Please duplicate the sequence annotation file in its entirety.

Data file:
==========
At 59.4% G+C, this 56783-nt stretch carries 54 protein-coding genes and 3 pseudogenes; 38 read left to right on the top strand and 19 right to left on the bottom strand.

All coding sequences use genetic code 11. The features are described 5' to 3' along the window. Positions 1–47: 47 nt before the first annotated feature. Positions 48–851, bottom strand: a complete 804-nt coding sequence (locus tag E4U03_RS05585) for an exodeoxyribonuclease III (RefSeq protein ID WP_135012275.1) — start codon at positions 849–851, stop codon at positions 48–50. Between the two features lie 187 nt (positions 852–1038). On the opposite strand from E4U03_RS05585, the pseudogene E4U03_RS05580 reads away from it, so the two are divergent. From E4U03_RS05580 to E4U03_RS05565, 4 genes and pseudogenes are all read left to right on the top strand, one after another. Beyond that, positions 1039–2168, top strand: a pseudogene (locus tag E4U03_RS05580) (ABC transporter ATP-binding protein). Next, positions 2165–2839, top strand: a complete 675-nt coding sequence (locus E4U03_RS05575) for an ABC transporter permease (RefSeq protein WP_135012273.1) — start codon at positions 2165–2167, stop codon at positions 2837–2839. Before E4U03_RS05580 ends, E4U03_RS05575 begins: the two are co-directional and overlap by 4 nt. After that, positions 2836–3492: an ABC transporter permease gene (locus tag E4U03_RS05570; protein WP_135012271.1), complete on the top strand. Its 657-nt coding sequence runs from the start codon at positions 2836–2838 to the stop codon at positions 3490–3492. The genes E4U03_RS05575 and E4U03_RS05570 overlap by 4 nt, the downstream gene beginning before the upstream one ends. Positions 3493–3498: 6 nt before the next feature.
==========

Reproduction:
At 59.4% G+C, this 56783-nt stretch carries 54 protein-coding genes and 3 pseudogenes; 38 read left to right on the top strand and 19 right to left on the bottom strand.

All coding sequences use genetic code 11. The features are described 5' to 3' along the window. Positions 1–47: 47 nt before the first annotated feature. Positions 48–851, bottom strand: a complete 804-nt coding sequence (locus tag E4U03_RS05585) for an exodeoxyribonuclease III (RefSeq protein ID WP_135012275.1) — start codon at positions 849–851, stop codon at positions 48–50. Between the two features lie 187 nt (positions 852–1038). On the opposite strand from E4U03_RS05585, the pseudogene E4U03_RS05580 reads away from it, so the two are divergent. From E4U03_RS05580 to E4U03_RS05565, 4 genes and pseudogenes are all read left to right on the top strand, one after another. Beyond that, positions 1039–2168, top strand: a pseudogene (locus tag E4U03_RS05580) (ABC transporter ATP-binding protein). Next, positions 2165–2839, top strand: a complete 675-nt coding sequence (locus E4U03_RS05575) for an ABC transporter permease (RefSeq protein WP_135012273.1) — start codon at positions 2165–2167, stop codon at positions 2837–2839. Before E4U03_RS05580 ends, E4U03_RS05575 begins: the two are co-directional and overlap by 4 nt. After that, positions 2836–3492: an ABC transporter permease gene (locus tag E4U03_RS05570; protein WP_135012271.1), complete on the top strand. Its 657-nt coding sequence runs from the start codon at positions 2836–2838 to the stop codon at positions 3490–3492. The genes E4U03_RS05575 and E4U03_RS05570 overlap by 4 nt, the downstream gene beginning before the upstream one ends. Positions 3493–3498: 6 nt before the next feature.